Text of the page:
For those of you that have installed 'Malaria' as a google alert, there is interesting news virtually every day. This week I picked up the great news that Sri Lanka is well under way to eliminate malaria. With 210 thousand cases in 2000 and 1.800 now, the decline is 99.7%. This makes me think back of the first global malaria eradication campaign, when Sri Lanka reduced the number of cases from a few million in the late 1950s to just 17 in 1962. So Sri Lanka is now where it once was. It is hoped that this time round it will be understood that the 'last mile' is the most tedious one and the most costly. But if Sri Lanka succeeds, it will be phenomenal - the scale of the country, the (former) intensity of transmission, the total population covered, etc. Thumbs up for Sri Lanka.
On the African front I picked up the comments in the Lancet about the study conducted in Senegal by Dr. Trape and colleagues - that claimed failure of insecticide-treated bednets. Although the criticisms were hefty, because 'one small village in Senegal cannot be extrapolated to the whole of Africa' (true), it is false to assume that all is in order with the implementation of treated bednets and that we can all rest assured that these will continue to save lives on a large scale. Nearby Benin reported a much more worrying story in EID recently after all.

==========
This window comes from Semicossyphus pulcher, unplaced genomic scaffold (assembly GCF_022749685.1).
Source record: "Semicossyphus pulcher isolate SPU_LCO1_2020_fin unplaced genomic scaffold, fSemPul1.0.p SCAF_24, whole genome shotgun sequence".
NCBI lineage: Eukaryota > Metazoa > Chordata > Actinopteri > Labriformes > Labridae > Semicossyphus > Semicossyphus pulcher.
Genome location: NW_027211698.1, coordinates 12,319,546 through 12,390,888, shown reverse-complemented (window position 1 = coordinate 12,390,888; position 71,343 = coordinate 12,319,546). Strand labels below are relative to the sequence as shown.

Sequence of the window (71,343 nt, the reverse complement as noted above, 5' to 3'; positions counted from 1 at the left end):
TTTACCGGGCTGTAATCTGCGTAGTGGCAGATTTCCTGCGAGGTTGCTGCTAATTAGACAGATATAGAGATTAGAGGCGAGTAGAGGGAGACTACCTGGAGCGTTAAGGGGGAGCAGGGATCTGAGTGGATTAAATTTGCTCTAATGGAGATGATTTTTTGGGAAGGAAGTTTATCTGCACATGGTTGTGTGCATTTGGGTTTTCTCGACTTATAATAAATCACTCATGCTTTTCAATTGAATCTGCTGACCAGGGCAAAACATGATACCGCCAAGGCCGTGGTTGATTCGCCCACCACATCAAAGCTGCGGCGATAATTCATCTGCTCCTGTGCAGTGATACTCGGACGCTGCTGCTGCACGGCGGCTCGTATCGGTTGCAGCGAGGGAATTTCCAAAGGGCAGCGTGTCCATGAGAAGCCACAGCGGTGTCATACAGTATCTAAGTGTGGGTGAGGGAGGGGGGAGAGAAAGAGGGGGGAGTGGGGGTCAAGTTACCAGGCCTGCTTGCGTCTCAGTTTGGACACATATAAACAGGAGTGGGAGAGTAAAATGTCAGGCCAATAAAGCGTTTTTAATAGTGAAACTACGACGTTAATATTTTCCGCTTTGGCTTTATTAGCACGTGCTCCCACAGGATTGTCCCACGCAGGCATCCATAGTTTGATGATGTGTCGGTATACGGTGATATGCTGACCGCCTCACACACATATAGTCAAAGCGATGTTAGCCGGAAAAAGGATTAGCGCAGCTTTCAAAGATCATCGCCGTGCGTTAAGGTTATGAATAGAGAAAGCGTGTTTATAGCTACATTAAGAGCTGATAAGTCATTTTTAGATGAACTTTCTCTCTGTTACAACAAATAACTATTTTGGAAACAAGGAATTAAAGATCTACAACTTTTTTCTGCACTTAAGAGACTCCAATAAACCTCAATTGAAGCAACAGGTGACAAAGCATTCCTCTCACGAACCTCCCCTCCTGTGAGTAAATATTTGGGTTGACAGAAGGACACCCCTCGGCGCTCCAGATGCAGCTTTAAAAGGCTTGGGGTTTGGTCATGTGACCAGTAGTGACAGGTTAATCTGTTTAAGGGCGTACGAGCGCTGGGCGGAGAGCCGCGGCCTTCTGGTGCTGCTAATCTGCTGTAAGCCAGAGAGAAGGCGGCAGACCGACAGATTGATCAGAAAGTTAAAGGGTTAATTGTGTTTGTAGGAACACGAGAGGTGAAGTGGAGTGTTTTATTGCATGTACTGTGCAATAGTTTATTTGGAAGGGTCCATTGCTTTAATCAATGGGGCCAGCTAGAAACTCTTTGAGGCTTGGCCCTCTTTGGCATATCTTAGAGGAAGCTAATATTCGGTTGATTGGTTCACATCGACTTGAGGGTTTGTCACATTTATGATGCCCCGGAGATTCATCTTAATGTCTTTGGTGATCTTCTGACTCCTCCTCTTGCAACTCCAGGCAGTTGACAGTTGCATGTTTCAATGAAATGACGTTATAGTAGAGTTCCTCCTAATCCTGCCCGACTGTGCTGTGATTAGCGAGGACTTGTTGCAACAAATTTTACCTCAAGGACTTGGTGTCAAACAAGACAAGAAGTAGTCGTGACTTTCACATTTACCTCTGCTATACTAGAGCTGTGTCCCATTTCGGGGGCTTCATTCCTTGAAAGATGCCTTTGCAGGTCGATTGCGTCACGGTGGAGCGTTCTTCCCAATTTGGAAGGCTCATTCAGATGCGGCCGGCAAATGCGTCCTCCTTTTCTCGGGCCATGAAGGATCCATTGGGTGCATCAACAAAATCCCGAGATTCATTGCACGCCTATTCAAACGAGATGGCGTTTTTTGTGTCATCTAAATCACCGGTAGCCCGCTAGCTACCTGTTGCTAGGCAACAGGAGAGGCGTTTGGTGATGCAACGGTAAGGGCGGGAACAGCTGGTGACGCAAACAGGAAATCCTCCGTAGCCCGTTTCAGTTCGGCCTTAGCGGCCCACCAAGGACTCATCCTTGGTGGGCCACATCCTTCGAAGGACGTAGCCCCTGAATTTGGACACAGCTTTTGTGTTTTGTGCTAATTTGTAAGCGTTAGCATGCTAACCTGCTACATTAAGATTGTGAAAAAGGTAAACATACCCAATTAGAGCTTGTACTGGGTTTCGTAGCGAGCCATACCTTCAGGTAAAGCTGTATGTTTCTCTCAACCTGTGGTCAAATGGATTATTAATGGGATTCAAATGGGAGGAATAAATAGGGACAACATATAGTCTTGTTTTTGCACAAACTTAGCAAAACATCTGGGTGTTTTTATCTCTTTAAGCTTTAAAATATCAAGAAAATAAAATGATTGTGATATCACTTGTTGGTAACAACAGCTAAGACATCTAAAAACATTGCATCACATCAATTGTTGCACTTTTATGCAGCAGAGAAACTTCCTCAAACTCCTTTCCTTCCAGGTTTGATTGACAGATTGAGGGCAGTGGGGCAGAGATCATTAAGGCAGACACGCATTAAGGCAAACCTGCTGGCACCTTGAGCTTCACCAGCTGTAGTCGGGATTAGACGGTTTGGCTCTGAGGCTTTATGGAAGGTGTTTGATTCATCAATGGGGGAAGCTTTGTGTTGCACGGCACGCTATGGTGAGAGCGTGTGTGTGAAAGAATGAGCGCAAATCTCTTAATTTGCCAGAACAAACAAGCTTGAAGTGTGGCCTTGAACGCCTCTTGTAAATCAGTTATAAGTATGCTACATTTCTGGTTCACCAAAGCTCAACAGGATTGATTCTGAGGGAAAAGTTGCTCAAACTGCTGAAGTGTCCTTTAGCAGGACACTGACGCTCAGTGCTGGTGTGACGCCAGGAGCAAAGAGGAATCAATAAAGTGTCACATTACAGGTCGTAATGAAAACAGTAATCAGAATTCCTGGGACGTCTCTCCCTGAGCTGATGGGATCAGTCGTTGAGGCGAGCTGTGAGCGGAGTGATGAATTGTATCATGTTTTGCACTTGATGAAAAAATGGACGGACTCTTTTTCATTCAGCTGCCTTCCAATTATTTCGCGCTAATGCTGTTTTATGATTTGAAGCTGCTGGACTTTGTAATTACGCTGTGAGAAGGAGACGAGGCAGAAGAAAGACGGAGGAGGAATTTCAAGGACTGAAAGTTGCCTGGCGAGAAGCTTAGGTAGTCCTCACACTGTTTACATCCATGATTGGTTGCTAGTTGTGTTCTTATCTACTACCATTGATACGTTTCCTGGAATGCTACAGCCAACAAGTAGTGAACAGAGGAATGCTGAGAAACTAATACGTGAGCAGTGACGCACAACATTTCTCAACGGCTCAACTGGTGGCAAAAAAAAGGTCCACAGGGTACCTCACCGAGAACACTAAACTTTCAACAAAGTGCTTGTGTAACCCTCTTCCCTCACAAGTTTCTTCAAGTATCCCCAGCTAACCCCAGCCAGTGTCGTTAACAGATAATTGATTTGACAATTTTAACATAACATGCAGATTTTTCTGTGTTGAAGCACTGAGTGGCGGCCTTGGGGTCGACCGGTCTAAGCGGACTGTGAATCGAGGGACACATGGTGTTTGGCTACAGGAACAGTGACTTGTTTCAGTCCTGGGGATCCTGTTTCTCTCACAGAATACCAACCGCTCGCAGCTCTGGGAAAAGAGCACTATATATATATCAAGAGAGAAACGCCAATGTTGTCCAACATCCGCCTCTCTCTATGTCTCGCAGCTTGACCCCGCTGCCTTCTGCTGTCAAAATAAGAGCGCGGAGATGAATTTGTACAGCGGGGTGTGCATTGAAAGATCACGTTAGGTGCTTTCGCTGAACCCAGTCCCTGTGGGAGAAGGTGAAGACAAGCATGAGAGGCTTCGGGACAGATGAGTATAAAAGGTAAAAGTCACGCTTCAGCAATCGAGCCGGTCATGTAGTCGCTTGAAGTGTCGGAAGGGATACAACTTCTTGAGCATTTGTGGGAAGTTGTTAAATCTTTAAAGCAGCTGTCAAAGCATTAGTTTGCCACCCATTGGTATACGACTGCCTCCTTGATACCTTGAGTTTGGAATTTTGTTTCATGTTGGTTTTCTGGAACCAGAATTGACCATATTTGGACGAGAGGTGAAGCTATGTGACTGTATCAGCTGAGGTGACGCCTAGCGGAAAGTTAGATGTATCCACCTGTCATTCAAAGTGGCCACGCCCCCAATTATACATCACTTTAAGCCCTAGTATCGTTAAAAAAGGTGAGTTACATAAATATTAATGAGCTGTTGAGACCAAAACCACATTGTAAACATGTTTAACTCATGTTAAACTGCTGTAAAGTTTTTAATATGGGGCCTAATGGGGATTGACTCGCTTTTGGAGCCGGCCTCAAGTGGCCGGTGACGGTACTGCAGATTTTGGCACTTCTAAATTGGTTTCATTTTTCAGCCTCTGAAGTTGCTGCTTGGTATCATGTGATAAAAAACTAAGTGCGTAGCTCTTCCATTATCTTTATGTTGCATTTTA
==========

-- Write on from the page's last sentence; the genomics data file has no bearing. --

Kdr resistance in Senegalese mosquitoes, resistance in Benin, all of this shows how important the field of medical entomology is these days. For those of you interested, there is a job opening at the Institut de Pasteur de la Guyane for a medical entomologist. Deadline: July 31st.
Finally, a new article in the MalariaWorld Journal, this time about highland malaria in Ethiopia. Please remember: the MalariaWorld Journal is peer-reviewed (like the Malaria Journal), is fully Open Access (CC-BY) and you publish in it free of charge.
Enjoy this week's MalariaWorld - the MW team.